Homicide suspect to have competency hearing

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Nico Savidge
Tuesday, October 22, 2013

JANESVILLE—The homicide case against a Racine County man could be reopened within weeks after a judge Tuesday ordered another hearing to see if the man is fit to stand trial for a 2011 murder.

Keith M. Abbott, 49, was back in Judge Ken Forbeck's court Tuesday, eight months after Forbeck found mental illness rendered Abbott not competent for trial on charges of first-degree intentional homicide and hiding a corpse.

Prosecutors charged Abbott with killing 33-year-old Kristin Miller in January 2011 and dumping her body in rural Rock County.

Forbeck's finding meant Abbott was discharged from that case.

After another judge found Abbott was competent to proceed with a different case, however, prosecutors asked Forbeck to reconsider.

“We do have reason to believe Mr. Abbott has regained competency,” Deputy Racine County District Attorney Patricia Hanson told Forbeck. Hanson's office has been handling the homicide case as a special prosecution since 2011.

Not long after Forbeck discharged Abbott from the homicide, Racine County prosecutors filed new child pornography charges against him, court records show.

Abbott's attorneys again raised the issue of his competency to stand trial.

At a hearing Sept. 30, a doctor testified that Abbott was malingering—exaggerating his symptoms to appear mentally ill—and Judge Timothy Boyle found him fit to proceed in that case. He is scheduled for arraignment on those charges Oct. 30.

Prosecutors petitioned Forbeck to hold another competency hearing for the homicide, citing Boyle's decision.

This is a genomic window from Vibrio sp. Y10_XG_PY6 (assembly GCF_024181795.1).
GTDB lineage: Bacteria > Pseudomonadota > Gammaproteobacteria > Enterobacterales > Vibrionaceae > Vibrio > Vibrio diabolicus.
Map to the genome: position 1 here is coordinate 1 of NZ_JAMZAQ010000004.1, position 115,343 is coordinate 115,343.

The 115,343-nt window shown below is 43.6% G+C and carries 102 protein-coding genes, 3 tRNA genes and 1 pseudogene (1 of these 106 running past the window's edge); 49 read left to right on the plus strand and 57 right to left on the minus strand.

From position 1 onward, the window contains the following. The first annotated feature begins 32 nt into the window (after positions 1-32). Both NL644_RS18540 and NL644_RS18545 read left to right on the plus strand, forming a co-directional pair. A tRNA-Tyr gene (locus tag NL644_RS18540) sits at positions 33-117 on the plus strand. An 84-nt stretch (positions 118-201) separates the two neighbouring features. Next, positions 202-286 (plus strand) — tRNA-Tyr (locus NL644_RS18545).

Abbott's defense attorney, Kelly Mattingly, reminded Forbeck that he is not bound to reopen the homicide case because of what another judge ruled.

Mattingly also criticized the evaluation that led Boyle to find Abbott competent and said that because of the second case, Abbott hasn't gotten any of the help Forbeck ordered back in February.

“He has received zero treatment since the court last saw him,” Mattingly said.

Sitting at the defense table Tuesday morning, Abbott still rocked in his seat, his right arm trembling and his head often shaking or nodding, much as he had at hearings months ago.

Forbeck agreed he is not bound by Boyle's decision, but he still ordered a new competency hearing.

It's not clear who will testify about Abbott's competency or when that hearing will be.

Prosecutors have not decided if they will rely on the same doctor who testified in the Racine County case or if they will request another court-ordered evaluation. Mattingly can also ask for a second opinion from yet another doctor, depending on what conclusions are reached by the first.

Hanson has until the end of the week to tell Forbeck her choice.

According to state law, a competency hearing must be conducted within 30 days of Tuesday's hearing.

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